Stakeholders have consistently informed us that it would have been prohibitively expensive for most of the sector, effectively making the motorsports industry unviable. The sector turns over almost £3 billion annually, generating full-time employment for around 38,000 people and part-time work for a further 100,000. That is why we announced that we would remove the effects of Vnuk from GB law in February, and delivering on that includes removing the associated financial liability imposed on the Motor Insurers’ Bureau via the Courts’ decisions in the Lewis case.

This commitment is a priority for the Government. Its removal is part of a new and prosperous future for the UK outside of the EU—a future where we can deregulate and set our own rules and regulations. At this point, I must commend the tenacity of my hon. Friend the Member for Stone (Sir William Cash) in challenging and successfully and competently setting out the direction he recommends that we take. His detailed knowledge provides important context on matters of EU legislation and is paralleled only by his ability to recall details and dates, which the debate has certainly benefited from.

That is why we will continue to explore bringing forward the necessary legislation as soon as parliamentary time allows, as it has not proved possible to provide a slot for a Government vehicle to disapply the effects of the Vnuk and Lewis judgments during this parliamentary Session. I hope that hon. Members will appreciate that responding to the pandemic was and remains of the utmost importance, and that we are still in a challenging time.

It is very kind of the Minister to give way, and I welcome her to her new post. As outlined by my hon. Friend the Member for Stone (Sir William Cash), there are European Court of Justice judgments and instances where that law was applied to this country while we were in the EU that we did not agree with, and we were probably outvoted under qualified majority voting at the time. Does her Department have officials looking at other instances, such as the Vnuk case, that can be expunged from our legal system at the soonest opportunity, because we never wanted them in the first place?

I thank my hon. Friend for his intervention, and it would only be appropriate to write to him with further details. It is also appropriate to put on record my thanks to my right hon. Friend the Member for Chipping Barnet for her work on the taskforce that generally assesses the potential for dealing with some of those unnecessary regulations.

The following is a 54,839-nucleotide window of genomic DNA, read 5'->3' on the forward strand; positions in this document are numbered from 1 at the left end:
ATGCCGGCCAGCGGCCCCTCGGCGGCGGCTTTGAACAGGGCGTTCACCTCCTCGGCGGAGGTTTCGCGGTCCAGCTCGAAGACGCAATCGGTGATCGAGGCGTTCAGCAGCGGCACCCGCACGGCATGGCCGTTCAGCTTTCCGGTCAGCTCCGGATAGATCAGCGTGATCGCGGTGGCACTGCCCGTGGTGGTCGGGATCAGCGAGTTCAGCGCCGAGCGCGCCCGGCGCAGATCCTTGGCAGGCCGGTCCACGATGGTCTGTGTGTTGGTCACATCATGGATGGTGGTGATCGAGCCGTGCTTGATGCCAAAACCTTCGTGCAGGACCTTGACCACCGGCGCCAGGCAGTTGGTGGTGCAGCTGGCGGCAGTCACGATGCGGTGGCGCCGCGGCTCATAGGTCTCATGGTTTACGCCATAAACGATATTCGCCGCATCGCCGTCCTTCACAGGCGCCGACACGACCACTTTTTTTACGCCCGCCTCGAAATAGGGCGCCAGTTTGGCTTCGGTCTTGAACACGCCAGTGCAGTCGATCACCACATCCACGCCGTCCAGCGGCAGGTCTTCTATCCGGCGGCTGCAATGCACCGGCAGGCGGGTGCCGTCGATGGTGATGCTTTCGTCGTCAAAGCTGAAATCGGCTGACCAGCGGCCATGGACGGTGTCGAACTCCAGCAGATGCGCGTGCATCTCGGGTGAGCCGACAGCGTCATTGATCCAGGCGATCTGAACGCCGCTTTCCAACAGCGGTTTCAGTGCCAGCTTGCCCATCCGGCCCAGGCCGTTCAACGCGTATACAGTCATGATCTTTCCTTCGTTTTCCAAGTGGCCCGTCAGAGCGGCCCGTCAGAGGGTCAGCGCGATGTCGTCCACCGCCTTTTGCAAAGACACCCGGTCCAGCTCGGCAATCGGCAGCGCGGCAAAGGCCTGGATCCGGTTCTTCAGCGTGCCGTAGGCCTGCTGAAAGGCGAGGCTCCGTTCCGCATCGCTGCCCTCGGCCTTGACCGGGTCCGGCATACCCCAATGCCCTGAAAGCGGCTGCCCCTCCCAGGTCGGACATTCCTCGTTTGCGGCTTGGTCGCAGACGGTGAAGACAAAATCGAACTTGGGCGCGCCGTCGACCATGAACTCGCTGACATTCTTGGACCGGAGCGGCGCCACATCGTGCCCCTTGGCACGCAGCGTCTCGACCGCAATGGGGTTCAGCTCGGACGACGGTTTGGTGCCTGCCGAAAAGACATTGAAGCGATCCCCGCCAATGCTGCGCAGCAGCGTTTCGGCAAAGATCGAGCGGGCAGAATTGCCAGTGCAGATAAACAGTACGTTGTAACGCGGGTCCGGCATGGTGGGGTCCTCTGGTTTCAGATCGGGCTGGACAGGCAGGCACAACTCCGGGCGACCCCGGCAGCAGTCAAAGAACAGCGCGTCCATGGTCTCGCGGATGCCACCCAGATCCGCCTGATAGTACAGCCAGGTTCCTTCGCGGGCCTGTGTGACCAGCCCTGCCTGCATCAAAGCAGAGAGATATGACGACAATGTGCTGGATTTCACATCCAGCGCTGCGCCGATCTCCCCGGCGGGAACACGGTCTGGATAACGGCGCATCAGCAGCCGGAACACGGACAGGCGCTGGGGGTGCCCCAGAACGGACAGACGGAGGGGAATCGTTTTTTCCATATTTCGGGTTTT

Ultimately, the Government face many competing priorities in deciding what legislation to bring forward in the limited parliamentary time available. My right hon. Friend the Member for East Yorkshire (Sir Greg Knight) asked whether the Government would support the Bill—we are certainly supportive. I hope that is music to his ears. The legislation proposed in the presentation Bill represents the best opportunity to address the issue at the earliest possible opportunity. Rest assured that the Government recognise the importance of the matter. We will be following the Motor Vehicles (Compulsory Insurance) Bill with interest, as it would deliver the desired effects of removing Vnuk from GB law.

The Government would like to see the presentation Bill being brought forward by my hon. Friend the Member for Wellingborough (Mr Bone) succeed. The Government have worked hard to seize the opportunity to legislate quickly, as we recognise its importance. However, I am sure that all Members will appreciate that the usual pressures on parliamentary time have been made even greater by the amount of emergency legislation passed in the previous Session. The presentation Bill offers the best and earliest opportunity to make that change quickly and deliver the positive outcomes of removing Vnuk, which many Members have referenced today.